The Scottish National Party emerged as the largest party in the Scottish parliamentary elections held on 6 May. It fell short of an overall majority but still won an impressive 64 of 129 seats. Nicola Sturgeon, who will be reappointed as First Minister within the new devolved administration, has reiterated the SNP’s quest for independence, claiming that a second referendum is ‘the will of the country’. She will count on the support of the Green party in her quest to hold a popular vote on separate statehood.
Such a referendum was of course held in 2014, and the proposition was rejected by a majority of voters: 55%-45%. The SNP claims political legitimacy for its demand to hold a second referendum on various bases, not least the withdrawal of the United Kingdom from the European Union. Voters in Scotland opted for the remain option by 62%-38% in the 2016 UK referendum on EU membership. Others argue that a devolved election cannot provide a mandate for policy that falls within reserved matters or that ‘the doctrine of the mandate plays, at best, a marginal role in UK constitutional law and practice.’
This political story is set to be a long one. The UK Government has rejected calls for another referendum, in the medium term at least. It acceded to the 2014 referendum and helped facilitate a lawful vote which was widely seen to have been a success in containing the kind of political friction that often attends secessionist processes, not least the trauma that Catalonia has endured over the past decade. The Spanish experience casts a shadow over the post-election drama in Scotland. Given the UK Government’s rejection of a second vote the new SNP administration will almost certainly seek to bring forward a draft independence referendum bill which it has already drafted.
There are several legal hurdles to a second referendum under the Scotland Act 1998. The first is that the Scottish Government would need to attest to the legality of such a bill in a statement to the Scottish Parliament – a statement that would require to be underpinned by legal advice from the Lord Advocate; secondly, the Presiding Officer of the Scottish Parliament would also have to confirm his or her view of its legality. Ken Macintosh, who has stepped down from this role showed himself to be robustly independent in the last Parliament. We await election of a new person to this role. Thirdly, even if admitted to the Parliament, the Bill could be challenged both during and after its passage, either by UK law officers – most obviously the Advocate General – or by a private citizen, if the UK Government decides not to get involved.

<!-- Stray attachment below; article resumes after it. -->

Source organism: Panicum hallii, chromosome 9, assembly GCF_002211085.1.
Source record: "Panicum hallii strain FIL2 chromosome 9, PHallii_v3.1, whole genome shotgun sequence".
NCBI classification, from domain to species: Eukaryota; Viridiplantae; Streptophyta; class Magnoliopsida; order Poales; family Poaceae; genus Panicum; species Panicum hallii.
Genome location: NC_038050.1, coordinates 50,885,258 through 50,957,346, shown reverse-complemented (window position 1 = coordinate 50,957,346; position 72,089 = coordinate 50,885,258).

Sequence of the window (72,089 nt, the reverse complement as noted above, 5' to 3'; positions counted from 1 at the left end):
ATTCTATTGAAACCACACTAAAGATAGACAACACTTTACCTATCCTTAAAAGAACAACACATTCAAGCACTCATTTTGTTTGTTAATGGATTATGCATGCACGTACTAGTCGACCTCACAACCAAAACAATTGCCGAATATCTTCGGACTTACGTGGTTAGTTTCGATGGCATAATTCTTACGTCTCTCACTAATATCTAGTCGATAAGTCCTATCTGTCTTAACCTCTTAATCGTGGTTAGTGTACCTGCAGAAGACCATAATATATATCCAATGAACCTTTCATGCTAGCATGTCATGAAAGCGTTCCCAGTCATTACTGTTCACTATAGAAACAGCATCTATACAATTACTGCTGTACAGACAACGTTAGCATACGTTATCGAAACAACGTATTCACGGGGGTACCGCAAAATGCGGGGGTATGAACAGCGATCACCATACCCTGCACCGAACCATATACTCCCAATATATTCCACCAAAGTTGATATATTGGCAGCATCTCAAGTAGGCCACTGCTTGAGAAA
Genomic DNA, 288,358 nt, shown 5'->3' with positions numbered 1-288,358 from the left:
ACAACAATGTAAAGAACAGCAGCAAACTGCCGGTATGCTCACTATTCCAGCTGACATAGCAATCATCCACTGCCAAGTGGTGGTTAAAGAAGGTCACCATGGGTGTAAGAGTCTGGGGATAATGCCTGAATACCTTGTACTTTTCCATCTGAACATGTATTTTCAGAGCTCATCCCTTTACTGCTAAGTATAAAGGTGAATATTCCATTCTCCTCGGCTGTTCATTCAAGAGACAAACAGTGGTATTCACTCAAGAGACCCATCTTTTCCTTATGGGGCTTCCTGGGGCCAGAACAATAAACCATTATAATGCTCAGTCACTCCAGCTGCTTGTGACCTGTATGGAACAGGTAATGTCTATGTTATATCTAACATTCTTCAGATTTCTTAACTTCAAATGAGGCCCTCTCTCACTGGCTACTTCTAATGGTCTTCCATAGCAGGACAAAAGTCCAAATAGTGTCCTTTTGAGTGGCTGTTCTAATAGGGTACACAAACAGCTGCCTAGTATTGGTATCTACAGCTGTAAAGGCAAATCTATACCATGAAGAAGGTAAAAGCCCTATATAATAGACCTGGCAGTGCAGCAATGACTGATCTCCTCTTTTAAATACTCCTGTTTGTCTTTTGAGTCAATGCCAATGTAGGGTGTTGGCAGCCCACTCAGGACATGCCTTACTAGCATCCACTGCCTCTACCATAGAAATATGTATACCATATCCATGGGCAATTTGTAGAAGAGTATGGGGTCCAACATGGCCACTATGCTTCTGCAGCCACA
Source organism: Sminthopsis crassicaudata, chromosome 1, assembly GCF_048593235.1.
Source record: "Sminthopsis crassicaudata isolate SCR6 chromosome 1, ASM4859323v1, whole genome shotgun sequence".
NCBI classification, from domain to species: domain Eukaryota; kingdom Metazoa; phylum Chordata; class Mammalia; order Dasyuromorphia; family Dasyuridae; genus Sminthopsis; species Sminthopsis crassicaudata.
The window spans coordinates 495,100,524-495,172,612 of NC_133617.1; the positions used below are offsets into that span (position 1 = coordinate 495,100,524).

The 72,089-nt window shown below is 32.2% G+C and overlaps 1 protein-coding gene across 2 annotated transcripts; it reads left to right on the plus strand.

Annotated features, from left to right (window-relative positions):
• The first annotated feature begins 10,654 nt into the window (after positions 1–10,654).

Under s.29 of the Scotland Act an Act of the Scottish Parliament is outside competence if it ‘relates to reserved matters’. What constitutes reserved matters falls to be determined ‘having regard … to its effect in all the circumstances’ (s.29(3)). In Schedule 5 ‘the Union of the Kingdoms of Scotland and England’ is a reserved matter. On one reading it seems intuitively obvious that a referendum that seeks to end the Union of Scotland and England ‘relates’ to that Union and would therefore be unlawful. There is however an argument that an ‘advisory’ or ‘consultative’ referendum could be within competence as not ‘relating’ to the Union given its limited purported effect. While such an argument had some plausibility in 2012, the legal landscape seems clearer today. In the lead up to the 2014 referendum the Scottish Government accepted that it required an Order in Council to transfer temporary competence to hold the referendum under section 30 of the 1998 Act. In a thorough review of the legal issues Aileen McHarg and Chris McCorkindale have concluded that ‘there is no legal right to insist upon Scotland’s independence or its competence to hold a referendum’.